Mental health also came to the fore when Bottcher discussed police reform issues. With George Floyd’s killing last spring at the hands of Minneapolis police bringing criminal justice practices and funding to the center of public debate nationwide and in this summer’s difficult city budget process, Bottcher said some functions currently carried out by police — especially when dealing with behavior occasioned by mental health issues — must “immediately” be shifted into the hands of civilian agencies equipped to resolve them peacefully. He mentioned the fears a couple he is friendly with have that their adult son with autism could face danger if his behavior were misconstrued in an encounter with police.

He also emphasized that reform of regulations and policies are not worth the paper they’re written on unless there is a follow-through in practice. Asked about a 2018 arrest of a Black transgender woman in the Bronx for “personation” in presenting identification police considered fraudulent — a case recently resolved with the NYPD committing to better enforce patrol guide regulations for dealing with the trans community adopted six years before — Bottcher, who worked on shaping those regulations, said the ultimate responsibility for such a shortfall lies with the police commissioner.

He noted that a similar gap between policy reform and implementation hindered the rollout of school anti-bullying policies that he worked on while in Speaker Quinn’s office. During the first few years after their adoption under Mayor Michael Bloomberg, many schools simply failed to post information about teachers and other school officials to whom LGBTQ and other bullied youth could turn. The hiring of an LGBTQ liaison, Jared Fox, at the Department of Education changed that, with nearly every school Bottcher has recently visited complying. But it took the Council and the effort of out Queens Councilmember Daniel Dromm, when he led the Education Committee, to fund the liaison post.

Bottcher also singled out Dromm, who is now Finance Committee chair, for his success in securing almost $2 million annually for a Trans Equity Fund that provides dollars for programs on the ground to give transgender and gender-nonconforming New Yorkers skills training. Continuing that commitment, he said, will depend on electing new LGBTQ members to a Council whose entire current queer roster is term-limited.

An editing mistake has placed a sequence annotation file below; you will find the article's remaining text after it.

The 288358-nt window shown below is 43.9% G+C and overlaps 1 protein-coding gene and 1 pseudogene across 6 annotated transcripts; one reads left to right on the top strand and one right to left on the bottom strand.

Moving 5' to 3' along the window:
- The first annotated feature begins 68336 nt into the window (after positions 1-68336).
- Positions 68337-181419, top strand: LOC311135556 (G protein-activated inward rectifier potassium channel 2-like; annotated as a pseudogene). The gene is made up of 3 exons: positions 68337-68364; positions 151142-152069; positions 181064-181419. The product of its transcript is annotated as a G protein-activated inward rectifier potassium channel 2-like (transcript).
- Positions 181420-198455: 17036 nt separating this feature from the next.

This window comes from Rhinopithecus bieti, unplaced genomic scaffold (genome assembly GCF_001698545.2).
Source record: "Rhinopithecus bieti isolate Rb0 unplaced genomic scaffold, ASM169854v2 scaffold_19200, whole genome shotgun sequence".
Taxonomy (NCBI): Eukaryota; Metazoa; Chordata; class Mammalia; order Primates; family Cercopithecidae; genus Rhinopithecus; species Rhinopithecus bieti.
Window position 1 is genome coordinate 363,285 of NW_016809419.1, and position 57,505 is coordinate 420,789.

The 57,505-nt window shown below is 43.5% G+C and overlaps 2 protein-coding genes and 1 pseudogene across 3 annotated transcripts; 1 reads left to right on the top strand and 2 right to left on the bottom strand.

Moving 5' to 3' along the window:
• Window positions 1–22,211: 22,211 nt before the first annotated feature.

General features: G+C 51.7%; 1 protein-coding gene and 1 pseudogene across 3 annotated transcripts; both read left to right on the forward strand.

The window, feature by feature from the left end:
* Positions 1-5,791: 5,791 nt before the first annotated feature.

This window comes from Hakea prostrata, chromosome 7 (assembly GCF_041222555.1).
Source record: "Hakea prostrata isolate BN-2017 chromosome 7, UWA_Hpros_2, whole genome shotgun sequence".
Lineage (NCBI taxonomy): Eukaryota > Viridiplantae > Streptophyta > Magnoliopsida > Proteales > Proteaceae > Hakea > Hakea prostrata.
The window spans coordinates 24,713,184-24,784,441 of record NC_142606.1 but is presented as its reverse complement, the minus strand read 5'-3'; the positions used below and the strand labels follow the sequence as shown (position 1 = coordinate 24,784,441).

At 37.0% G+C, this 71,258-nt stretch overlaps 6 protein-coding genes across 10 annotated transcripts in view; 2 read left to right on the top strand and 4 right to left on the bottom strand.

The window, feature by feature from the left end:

“Representation matters,” Bottcher noted. “You need people in the room able to speak from lived experience.”

Addressing the epidemic of lethal violence against transgender people, especially trans women of color, Bottcher said such attacks must be “condemned loudly and universally” by all communities, a challenge made harder when “unfortunately in this country the opposite message is coming from the right — that is acceptable to attack transgender people.”

The “vicious discrimination” facing too many trans people, he said, has made sex work “survival work” for many. As a result, Bottcher said, he favors full decriminalization of sex work involving consenting adults, the one point on which he offered a different view than Speaker Johnson, who supports a more limited reform that ends criminal penalties for sex workers but not for their clients. Advocates for sex workers argue that only full decriminalization will provide them with the ability to control their work conditions and avoid violence, while others — including longtime feminists from Gloria Steinem to Manhattan State Senator Liz Krueger — say full decriminalization undermines the fight against sex traffickers. Bottcher said his view is informed by “best practices,” but made clear that guardrails against traffickers must be part of any reform.

Asked about the city’s success in combatting homelessness among LGBTQ youth, Bottcher lauded both de Blasio and the Council for increasing the availability of safe shelter not only for those under 21 but also for the young adult population as they age out of youth facilities. The challenge, he said, is to make sure that there is sufficient job and life skills training support to ensure that youth shelters do not become the start of a “pipeline to adult shelters.”

He also acknowledged the success SAGE, supported by public dollars, has achieved in opening up LGBTQ-affirming senior housing facilities, but noted that the COVID crisis — which left many elder New Yorkers alone, often with limited access to online resources — has highlighted the risks of isolation among the city’s senior population.

The pattern of COVID infection and mortality, of course, also put into stark relief the racial and socioeconomic disparities in the city’s healthcare system.

“Advocates have been telling us for a long time that the healthcare system is vulnerable to mass casualty events,” said Bottcher, who recounted harrowing stories of families unable to have their deceased loved ones cremated in timely fashion and of an elderly couple who faced days-long hurdles in removing the body of their home healthcare worker who died of COVID in their apartment.

“There are lessons we need to learn from all this,” he emphasized.

At the same time, looking forward to the post-COVID era, Bottcher showed off an upbeat, optimistic side that exists hand-in-hand with his acute appreciation for the yawning challenges facing New York.

“The city has to get itself put back together so our economy is working,” he said. “People need to know that New York City is back in business, that we have a 24-hour subway, theaters, and restaurants.”

Then, noting that District Three, with dozens of Broadway theaters as well as Off-Broadway houses, dance spaces, and more, represents the largest concentration of cultural offerings in the world, Bottcher added, “I think people will come rushing back. People will be able to find affordable apartments. People are going to want to dance, and hug, and go to shows, and shop. It could be a very exciting time for the city.”